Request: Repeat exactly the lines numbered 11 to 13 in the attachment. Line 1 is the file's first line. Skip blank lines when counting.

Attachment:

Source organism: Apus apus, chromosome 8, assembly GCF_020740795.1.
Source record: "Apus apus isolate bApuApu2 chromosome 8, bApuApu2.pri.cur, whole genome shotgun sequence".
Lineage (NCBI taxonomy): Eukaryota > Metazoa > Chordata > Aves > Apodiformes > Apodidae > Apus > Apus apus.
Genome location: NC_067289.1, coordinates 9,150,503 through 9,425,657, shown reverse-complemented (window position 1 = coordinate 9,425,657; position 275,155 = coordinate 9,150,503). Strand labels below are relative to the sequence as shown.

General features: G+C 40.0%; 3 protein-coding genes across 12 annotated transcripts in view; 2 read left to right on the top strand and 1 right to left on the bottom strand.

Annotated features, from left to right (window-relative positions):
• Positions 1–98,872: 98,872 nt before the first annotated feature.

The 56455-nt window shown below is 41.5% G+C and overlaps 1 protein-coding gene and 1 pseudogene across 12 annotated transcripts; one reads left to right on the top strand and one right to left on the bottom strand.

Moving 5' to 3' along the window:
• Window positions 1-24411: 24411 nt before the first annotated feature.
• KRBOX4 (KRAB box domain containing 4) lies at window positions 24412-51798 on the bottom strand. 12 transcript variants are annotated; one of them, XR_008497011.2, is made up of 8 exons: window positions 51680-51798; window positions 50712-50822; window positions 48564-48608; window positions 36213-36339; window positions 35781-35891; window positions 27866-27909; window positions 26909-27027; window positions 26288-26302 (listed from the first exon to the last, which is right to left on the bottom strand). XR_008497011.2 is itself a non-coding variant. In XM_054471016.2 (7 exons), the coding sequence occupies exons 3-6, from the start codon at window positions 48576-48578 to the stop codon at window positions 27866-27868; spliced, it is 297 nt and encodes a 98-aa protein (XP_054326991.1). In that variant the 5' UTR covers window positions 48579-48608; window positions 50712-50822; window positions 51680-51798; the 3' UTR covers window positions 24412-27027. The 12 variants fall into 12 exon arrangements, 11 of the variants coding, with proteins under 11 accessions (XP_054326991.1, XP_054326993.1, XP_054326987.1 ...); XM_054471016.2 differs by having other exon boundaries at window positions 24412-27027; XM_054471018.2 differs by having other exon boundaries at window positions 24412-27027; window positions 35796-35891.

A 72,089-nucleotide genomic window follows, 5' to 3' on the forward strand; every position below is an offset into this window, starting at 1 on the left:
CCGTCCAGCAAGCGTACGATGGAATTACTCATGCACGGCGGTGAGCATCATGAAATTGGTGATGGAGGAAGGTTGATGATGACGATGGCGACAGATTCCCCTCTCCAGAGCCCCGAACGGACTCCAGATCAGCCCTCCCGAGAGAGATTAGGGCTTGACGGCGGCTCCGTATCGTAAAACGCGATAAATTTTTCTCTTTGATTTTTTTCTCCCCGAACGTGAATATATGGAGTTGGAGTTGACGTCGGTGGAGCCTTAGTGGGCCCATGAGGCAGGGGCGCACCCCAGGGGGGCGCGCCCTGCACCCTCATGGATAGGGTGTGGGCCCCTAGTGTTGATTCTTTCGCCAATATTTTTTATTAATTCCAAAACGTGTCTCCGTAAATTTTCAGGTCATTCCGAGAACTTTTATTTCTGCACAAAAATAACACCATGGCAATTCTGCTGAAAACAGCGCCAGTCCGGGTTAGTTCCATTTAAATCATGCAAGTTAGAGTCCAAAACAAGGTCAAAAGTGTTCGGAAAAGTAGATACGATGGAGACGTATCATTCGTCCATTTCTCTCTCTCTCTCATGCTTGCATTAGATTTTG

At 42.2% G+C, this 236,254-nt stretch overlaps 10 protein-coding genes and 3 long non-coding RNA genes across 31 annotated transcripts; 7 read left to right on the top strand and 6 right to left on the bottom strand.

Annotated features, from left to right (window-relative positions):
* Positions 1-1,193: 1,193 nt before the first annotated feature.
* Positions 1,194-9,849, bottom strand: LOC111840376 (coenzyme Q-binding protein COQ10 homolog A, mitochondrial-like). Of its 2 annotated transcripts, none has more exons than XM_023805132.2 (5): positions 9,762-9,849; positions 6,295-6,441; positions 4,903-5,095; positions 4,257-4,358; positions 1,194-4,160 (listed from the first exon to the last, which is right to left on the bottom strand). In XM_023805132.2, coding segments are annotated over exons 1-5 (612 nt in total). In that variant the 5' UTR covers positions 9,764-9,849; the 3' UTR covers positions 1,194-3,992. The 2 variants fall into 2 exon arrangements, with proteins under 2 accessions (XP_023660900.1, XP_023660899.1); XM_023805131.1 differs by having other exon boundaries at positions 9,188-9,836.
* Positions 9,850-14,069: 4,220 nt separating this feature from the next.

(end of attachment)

• KRBOX4 (KRAB box domain containing 4) lies at window positions 24412-51798 on the bottom strand. 12 transcript variants are annotated; one of them, XR_008497011.2, is made up of 8 exons: window positions 51680-51798; window positions 50712-50822; window positions 48564-48608; window positions 36213-36339; window positions 35781-35891; window positions 27866-27909; window positions 26909-27027; window positions 26288-26302 (listed from the first exon to the last, which is right to left on the bottom strand). XR_008497011.2 is itself a non-coding variant. In XM_054471016.2 (7 exons), the coding sequence occupies exons 3-6, from the start codon at window positions 48576-48578 to the stop codon at window positions 27866-27868; spliced, it is 297 nt and encodes a 98-aa protein (XP_054326991.1). In that variant the 5' UTR covers window positions 48579-48608; window positions 50712-50822; window positions 51680-51798; the 3' UTR covers window positions 24412-27027. The 12 variants fall into 12 exon arrangements, 11 of the variants coding, with proteins under 11 accessions (XP_054326991.1, XP_054326993.1, XP_054326987.1 ...); XM_054471016.2 differs by having other exon boundaries at window positions 24412-27027; XM_054471018.2 differs by having other exon boundaries at window positions 24412-27027; window positions 35796-35891.

A 72,089-nucleotide genomic window follows, 5' to 3' on the forward strand; every position below is an offset into this window, starting at 1 on the left:
CCGTCCAGCAAGCGTACGATGGAATTACTCATGCACGGCGGTGAGCATCATGAAATTGGTGATGGAGGAAGGTTGATGATGACGATGGCGACAGATTCCCCTCTCCAGAGCCCCGAACGGACTCCAGATCAGCCCTCCCGAGAGAGATTAGGGCTTGACGGCGGCTCCGTATCGTAAAACGCGATAAATTTTTCTCTTTGATTTTTTTCTCCCCGAACGTGAATATATGGAGTTGGAGTTGACGTCGGTGGAGCCTTAGTGGGCCCATGAGGCAGGGGCGCACCCCAGGGGGGCGCGCCCTGCACCCTCATGGATAGGGTGTGGGCCCCTAGTGTTGATTCTTTCGCCAATATTTTTTATTAATTCCAAAACGTGTCTCCGTAAATTTTCAGGTCATTCCGAGAACTTTTATTTCTGCACAAAAATAACACCATGGCAATTCTGCTGAAAACAGCGCCAGTCCGGGTTAGTTCCATTTAAATCATGCAAGTTAGAGTCCAAAACAAGGTCAAAAGTGTTCGGAAAAGTAGATACGATGGAGACGTATCATTCGTCCATTTCTCTCTCTCTCTCATGCTTGCATTAGATTTTG